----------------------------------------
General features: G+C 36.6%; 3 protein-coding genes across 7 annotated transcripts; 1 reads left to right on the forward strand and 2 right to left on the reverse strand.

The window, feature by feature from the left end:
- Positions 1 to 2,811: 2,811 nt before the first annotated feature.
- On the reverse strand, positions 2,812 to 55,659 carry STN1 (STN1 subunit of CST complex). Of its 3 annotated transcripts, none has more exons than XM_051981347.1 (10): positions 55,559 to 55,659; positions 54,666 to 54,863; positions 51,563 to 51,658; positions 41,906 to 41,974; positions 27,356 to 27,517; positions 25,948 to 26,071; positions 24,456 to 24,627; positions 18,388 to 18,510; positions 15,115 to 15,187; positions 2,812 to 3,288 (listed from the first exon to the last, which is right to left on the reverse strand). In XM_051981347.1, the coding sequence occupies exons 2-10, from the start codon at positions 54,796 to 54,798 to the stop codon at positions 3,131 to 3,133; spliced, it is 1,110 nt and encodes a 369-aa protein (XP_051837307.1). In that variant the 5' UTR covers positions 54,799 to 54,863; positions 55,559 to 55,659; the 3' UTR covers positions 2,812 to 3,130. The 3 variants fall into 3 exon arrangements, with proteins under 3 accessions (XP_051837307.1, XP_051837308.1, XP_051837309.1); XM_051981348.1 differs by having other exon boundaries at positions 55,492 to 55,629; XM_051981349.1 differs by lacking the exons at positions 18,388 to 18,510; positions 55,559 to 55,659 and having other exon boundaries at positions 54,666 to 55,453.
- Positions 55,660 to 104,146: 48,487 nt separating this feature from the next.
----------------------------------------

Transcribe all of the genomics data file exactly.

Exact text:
General features: G+C 36.6%; 3 protein-coding genes across 7 annotated transcripts; 1 reads left to right on the forward strand and 2 right to left on the reverse strand.

The window, feature by feature from the left end:
- Positions 1 to 2,811: 2,811 nt before the first annotated feature.
- On the reverse strand, positions 2,812 to 55,659 carry STN1 (STN1 subunit of CST complex). Of its 3 annotated transcripts, none has more exons than XM_051981347.1 (10): positions 55,559 to 55,659; positions 54,666 to 54,863; positions 51,563 to 51,658; positions 41,906 to 41,974; positions 27,356 to 27,517; positions 25,948 to 26,071; positions 24,456 to 24,627; positions 18,388 to 18,510; positions 15,115 to 15,187; positions 2,812 to 3,288 (listed from the first exon to the last, which is right to left on the reverse strand). In XM_051981347.1, the coding sequence occupies exons 2-10, from the start codon at positions 54,796 to 54,798 to the stop codon at positions 3,131 to 3,133; spliced, it is 1,110 nt and encodes a 369-aa protein (XP_051837307.1). In that variant the 5' UTR covers positions 54,799 to 54,863; positions 55,559 to 55,659; the 3' UTR covers positions 2,812 to 3,130. The 3 variants fall into 3 exon arrangements, with proteins under 3 accessions (XP_051837307.1, XP_051837308.1, XP_051837309.1); XM_051981348.1 differs by having other exon boundaries at positions 55,492 to 55,629; XM_051981349.1 differs by lacking the exons at positions 18,388 to 18,510; positions 55,559 to 55,659 and having other exon boundaries at positions 54,666 to 55,453.
- Positions 55,660 to 104,146: 48,487 nt separating this feature from the next.